In the trunk of the vehicle, officers found a Rubbermaid cooler filled with beer and ice. However, within the insulation material in the cooler’s walls were six tightly wrapped bundles of methamphetamine, which sheriff’s Investigator Lance Rathke said were concealed with grease and soap. The total weight of the methamphetamine, which is believed to have originated in Mexico, was 24.095 pounds.

On the streets of Houston, task force Senior Special Agent Jason McGee said that quantity of methamphetamine could fetch $163,935.

Read more: https://www.mysoutex.com/the_progress/news/task-force-finds-meth-in-former-mexican-cop-s-car/article_4ca79a3c-ab0e-11e8-b9a3-c789f3f6d76b.html
Posted by TexasTowelie | Sat Sep 1, 2018, 03:09 AM (0 replies)

Court upholds Texas high schools' right to add Bible verses to cheer signs

Kountze cheerleaders who sued their school district six years ago over religious scripture on spirit banners “won the final battle in Texas” on Friday, their attorneys said, praising the state’s highest court for upholding a ruling that said their signs were private speech.

The Supreme Court of Texas declined to review a Beaumont appeals court’s September ruling in favor of the cheerleaders, who sued after they were banned from quoting Bible verses on the paper signs that football players run through to start games.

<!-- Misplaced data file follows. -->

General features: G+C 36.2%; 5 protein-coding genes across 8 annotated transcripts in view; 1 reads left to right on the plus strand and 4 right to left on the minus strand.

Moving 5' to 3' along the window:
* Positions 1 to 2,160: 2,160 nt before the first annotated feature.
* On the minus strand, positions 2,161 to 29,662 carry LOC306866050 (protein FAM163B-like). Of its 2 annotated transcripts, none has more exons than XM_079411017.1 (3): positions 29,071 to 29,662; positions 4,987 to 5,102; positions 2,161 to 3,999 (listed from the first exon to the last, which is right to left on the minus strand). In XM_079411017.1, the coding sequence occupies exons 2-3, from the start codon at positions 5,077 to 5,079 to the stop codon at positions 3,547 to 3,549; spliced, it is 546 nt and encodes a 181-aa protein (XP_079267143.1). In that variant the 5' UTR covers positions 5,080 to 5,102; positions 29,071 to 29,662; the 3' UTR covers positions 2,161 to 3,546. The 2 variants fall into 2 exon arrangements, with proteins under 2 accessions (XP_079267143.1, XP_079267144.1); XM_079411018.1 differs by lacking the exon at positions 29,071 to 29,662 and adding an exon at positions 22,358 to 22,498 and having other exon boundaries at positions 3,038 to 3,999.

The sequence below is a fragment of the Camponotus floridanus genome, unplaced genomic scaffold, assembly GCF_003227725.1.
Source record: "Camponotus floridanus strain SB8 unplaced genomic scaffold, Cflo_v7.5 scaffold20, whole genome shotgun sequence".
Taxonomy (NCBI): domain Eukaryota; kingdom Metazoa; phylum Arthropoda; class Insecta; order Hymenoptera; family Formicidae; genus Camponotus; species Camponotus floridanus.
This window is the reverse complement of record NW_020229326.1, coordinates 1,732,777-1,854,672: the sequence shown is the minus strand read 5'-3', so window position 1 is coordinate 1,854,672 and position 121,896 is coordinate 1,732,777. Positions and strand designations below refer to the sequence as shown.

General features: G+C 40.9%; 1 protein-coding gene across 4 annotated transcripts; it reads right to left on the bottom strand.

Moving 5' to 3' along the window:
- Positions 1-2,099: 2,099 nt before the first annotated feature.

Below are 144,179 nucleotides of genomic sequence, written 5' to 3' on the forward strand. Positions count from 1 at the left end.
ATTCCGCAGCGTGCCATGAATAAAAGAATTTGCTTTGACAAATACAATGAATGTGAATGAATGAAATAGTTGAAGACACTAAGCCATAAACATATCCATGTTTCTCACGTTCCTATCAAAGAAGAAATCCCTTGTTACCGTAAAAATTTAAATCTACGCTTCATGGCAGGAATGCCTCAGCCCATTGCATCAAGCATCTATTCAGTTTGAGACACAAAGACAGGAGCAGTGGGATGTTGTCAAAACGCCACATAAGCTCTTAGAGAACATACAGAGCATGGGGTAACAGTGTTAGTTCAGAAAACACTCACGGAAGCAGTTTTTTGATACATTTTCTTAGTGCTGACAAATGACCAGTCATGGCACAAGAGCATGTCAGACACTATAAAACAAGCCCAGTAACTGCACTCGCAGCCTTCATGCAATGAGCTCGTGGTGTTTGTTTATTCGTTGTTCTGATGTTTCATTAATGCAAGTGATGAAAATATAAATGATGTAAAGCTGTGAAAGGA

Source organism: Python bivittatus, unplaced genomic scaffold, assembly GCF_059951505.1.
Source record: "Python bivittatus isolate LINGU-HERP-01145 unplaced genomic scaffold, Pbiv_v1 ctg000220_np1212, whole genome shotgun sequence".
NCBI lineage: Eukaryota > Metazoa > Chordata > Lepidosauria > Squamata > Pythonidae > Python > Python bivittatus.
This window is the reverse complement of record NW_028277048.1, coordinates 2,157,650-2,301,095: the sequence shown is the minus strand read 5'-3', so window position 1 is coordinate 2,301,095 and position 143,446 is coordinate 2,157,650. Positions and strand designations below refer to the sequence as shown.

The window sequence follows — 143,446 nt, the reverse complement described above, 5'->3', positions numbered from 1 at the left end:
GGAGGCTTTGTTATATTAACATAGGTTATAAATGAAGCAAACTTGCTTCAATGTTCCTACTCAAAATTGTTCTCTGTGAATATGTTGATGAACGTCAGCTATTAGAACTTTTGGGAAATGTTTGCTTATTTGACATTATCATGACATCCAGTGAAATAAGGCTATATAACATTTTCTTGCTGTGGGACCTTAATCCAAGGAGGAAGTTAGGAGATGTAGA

David Starnes left his Beaumont law office in September 2012, heading to Kountze for what he thought would be a half-hour hearing on behalf of seven cheerleaders where he would “work things out” with Kountze ISD “and be done with this deal.”

Six years later, litigation at the state level appears to be over. Kountze had sought a review of the lower court’s ruling forcing school districts to choose between conflicting interpretations of the First Amendment.

Read more: https://www.beaumontenterprise.com/news/article/Court-upholds-Texas-high-schools-right-to-add-13197736.php
Posted by TexasTowelie | Sat Sep 1, 2018, 02:40 AM (4 replies)

Dallas man defrauded children's nutrition program out of $2.5 million, authorities say